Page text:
The rural Arab population also grew in response to Jewish development. The growth was highest in the hinterland of Jaffa, which was the rural area of greatest Jewish concentration, but in the Haifa and Acre district Arab rural population also increased in response to the growing urban demand for vegetables and fruit. In contrast, the rural population in the districts of Jenin, Nablus, Hebron, and Gaza, all remote from Jewish settlements, grew at rates below the national average.
The geographer Avraham Brawer, in his book Eretz Yisrael, published in 1949, compares the population of Western Palestine with that of neighboring countries. He finds that even the purely Arab areas had a population density (96 per square kilometer) equal to that of Lebanon with its more favorable climatic conditions and large, culturally more advanced Christian population component, and double that of the settled areas of Syria and Cyprus, both of which enjoyed better climatic and soil conditions. In the areas of Jewish settlement, the population density was much higher: 136 per square kilometer. Brawer attributes the high population density in all of Western Palestine to the infusion of Jewish capital and the dramatic improvements in public health, which had no equal at the time in any Mediterranean country except France.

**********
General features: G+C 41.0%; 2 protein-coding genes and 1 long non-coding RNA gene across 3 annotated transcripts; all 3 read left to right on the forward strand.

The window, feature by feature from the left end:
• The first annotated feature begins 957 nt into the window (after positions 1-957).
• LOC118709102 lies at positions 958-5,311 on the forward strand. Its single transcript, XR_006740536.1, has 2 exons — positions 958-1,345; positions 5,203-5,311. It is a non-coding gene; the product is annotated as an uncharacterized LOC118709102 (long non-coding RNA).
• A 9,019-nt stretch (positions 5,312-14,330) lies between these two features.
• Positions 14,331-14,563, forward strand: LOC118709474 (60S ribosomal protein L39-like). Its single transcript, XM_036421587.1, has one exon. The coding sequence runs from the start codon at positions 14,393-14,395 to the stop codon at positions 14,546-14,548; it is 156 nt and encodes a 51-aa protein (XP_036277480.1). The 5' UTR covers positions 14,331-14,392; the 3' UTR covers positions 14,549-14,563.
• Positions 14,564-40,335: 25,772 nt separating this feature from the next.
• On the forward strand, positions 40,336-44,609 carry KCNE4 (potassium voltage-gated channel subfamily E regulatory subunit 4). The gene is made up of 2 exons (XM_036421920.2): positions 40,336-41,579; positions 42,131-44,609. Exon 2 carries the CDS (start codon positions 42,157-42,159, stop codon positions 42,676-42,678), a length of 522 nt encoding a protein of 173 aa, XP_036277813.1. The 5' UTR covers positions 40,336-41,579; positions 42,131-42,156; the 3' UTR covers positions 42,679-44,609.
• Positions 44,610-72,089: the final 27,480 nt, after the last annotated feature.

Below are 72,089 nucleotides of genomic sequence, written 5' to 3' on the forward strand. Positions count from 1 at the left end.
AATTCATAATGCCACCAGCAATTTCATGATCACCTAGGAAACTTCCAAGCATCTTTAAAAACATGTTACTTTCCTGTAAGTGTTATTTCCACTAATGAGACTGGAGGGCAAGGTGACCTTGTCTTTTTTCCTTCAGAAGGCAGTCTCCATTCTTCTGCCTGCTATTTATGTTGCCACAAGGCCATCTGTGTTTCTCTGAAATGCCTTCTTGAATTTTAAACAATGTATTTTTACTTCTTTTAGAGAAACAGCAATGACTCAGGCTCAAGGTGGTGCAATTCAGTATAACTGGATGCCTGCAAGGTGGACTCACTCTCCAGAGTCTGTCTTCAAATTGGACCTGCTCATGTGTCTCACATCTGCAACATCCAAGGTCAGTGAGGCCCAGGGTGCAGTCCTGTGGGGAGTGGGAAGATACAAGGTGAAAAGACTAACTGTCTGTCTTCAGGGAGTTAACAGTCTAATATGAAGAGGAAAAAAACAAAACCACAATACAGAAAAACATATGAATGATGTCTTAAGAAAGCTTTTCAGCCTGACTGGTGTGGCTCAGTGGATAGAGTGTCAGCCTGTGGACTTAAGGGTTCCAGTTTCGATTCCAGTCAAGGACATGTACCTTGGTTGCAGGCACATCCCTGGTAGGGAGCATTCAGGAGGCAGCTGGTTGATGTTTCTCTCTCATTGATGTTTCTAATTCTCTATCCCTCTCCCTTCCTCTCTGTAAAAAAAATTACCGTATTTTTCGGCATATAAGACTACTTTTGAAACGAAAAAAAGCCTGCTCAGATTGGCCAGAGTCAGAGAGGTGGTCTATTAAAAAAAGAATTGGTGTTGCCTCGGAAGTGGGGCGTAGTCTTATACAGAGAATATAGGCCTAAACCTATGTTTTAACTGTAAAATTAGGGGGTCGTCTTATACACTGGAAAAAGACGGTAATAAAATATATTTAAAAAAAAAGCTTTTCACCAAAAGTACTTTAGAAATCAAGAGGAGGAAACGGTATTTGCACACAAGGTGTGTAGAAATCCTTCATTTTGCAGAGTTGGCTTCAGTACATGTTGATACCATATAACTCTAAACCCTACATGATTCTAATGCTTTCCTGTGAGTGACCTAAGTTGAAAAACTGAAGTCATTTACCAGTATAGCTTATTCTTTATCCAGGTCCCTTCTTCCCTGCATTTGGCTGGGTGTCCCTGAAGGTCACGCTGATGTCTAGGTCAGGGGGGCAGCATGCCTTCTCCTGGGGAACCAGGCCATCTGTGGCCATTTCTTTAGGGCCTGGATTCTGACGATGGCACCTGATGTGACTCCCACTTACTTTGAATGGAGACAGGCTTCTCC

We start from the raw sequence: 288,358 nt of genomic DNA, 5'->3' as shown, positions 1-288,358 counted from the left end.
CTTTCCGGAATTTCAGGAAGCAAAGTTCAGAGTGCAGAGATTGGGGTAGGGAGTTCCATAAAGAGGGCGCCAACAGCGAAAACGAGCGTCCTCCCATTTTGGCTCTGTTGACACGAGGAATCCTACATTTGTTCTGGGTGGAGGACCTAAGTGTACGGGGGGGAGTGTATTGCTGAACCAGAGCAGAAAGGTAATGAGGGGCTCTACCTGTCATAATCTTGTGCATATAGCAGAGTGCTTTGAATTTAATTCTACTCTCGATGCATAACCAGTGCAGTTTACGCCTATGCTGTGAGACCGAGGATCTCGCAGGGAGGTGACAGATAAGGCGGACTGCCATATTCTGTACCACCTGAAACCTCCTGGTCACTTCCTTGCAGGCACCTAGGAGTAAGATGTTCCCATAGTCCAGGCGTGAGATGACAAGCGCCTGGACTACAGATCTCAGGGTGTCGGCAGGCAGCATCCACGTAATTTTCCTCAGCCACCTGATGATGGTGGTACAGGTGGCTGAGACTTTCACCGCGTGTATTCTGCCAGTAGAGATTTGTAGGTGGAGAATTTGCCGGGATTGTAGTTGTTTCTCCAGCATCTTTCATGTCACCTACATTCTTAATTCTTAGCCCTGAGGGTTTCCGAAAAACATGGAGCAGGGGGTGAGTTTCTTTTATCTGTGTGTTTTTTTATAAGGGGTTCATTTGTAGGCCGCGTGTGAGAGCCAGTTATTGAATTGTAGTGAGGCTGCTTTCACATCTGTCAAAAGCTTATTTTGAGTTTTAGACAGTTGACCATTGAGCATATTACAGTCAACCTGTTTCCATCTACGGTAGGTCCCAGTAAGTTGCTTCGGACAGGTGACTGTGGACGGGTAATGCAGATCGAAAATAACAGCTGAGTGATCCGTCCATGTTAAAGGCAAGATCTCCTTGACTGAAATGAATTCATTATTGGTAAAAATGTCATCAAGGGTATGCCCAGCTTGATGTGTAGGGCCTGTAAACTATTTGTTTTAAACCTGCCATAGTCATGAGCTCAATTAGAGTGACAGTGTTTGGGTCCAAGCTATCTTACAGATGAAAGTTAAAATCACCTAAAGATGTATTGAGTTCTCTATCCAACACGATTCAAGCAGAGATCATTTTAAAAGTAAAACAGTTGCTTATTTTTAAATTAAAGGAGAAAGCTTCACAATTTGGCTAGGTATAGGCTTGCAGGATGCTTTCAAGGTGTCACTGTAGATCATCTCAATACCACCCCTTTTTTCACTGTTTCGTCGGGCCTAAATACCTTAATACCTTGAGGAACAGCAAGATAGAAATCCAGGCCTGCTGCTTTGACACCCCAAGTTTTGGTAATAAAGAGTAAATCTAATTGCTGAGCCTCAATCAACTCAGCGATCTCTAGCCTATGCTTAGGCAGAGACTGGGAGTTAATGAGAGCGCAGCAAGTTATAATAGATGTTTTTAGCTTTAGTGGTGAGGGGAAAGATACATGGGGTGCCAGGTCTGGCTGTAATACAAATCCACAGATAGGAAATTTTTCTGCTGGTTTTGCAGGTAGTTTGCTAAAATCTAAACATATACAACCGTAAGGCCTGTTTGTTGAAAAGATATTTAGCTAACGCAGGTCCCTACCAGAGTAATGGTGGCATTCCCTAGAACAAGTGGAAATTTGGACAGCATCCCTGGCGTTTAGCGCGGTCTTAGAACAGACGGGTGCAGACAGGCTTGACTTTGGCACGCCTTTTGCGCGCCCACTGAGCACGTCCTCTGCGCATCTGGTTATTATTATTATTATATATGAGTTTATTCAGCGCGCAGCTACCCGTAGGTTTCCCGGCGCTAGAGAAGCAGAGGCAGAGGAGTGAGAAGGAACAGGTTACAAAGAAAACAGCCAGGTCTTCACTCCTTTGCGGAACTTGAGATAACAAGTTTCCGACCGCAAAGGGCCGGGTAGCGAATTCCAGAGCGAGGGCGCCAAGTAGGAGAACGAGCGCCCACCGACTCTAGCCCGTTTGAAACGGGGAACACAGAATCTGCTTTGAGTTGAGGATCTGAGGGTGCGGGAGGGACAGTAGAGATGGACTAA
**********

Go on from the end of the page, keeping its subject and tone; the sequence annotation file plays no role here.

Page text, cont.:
And here, responding to recent comments by Arab members of the Israeli Knesset Jamal Zahalka and Ahmad Tibi that Jews are immigrants in Palestine, Assaf Wohl responds with a brief history lesson on Arab immigration to 'Palestine':
It is noteworthy that both Zahalka and Tibi have a Ph.D. Yet whatever their areas of specialty are, history of the Land of Israel is certainly not one of them. Two such intelligent people are unaware of the basic history of the country where they reside. After all, Kfar Qara, where Dr. Zahalka resides, was only established in the 18th Century under the auspices of the Arab occupation of Eretz Yisrael. Meanwhile, Arabs only arrived at Taibe, where Dr. Tibi hails from, in the 17th Century from Saudi Arabia and Egypt, as attested to by the last names of some residents.Further documentation is available from this compilation of information on Arab immigrants' children, grandchildren & the vastly vacant desolate land prior to the rise of Jewish return
Do they truly believe that the “Palestinians” nobody heard of until the 20th Century, truly grew from the land? Don’t they know that under Arab villages in the Galilee one can find synagogues from the Second Temple period? Don’t they know that by the end of the 19th Century, only about 140,000 non-Jews resided in the Land of Israel, while by 1948 this number grew tenfold, mostly because of Arab immigration to Eretz Yisrael?
“This neighborhood used to be Sheikh Munis,” Zahalka yelled before leaving the Tel Aviv studio, thereby revealing the truth. As it turns out, the appetite of Zahalka and his voters is not confined to the territories. Yet the village of Sheikh Munis, where Tel Aviv University is located today, was only established in the 19th Century, when the Land of Israel was being conquered by Ibrahim Pasha. This took place about 2,500 years after the Shiloh inscription was written in Jerusalem, using the same Hebrew I use to write my column. [emphasis added]
Like I said--a pity that the history of these Arab settlers is not better known.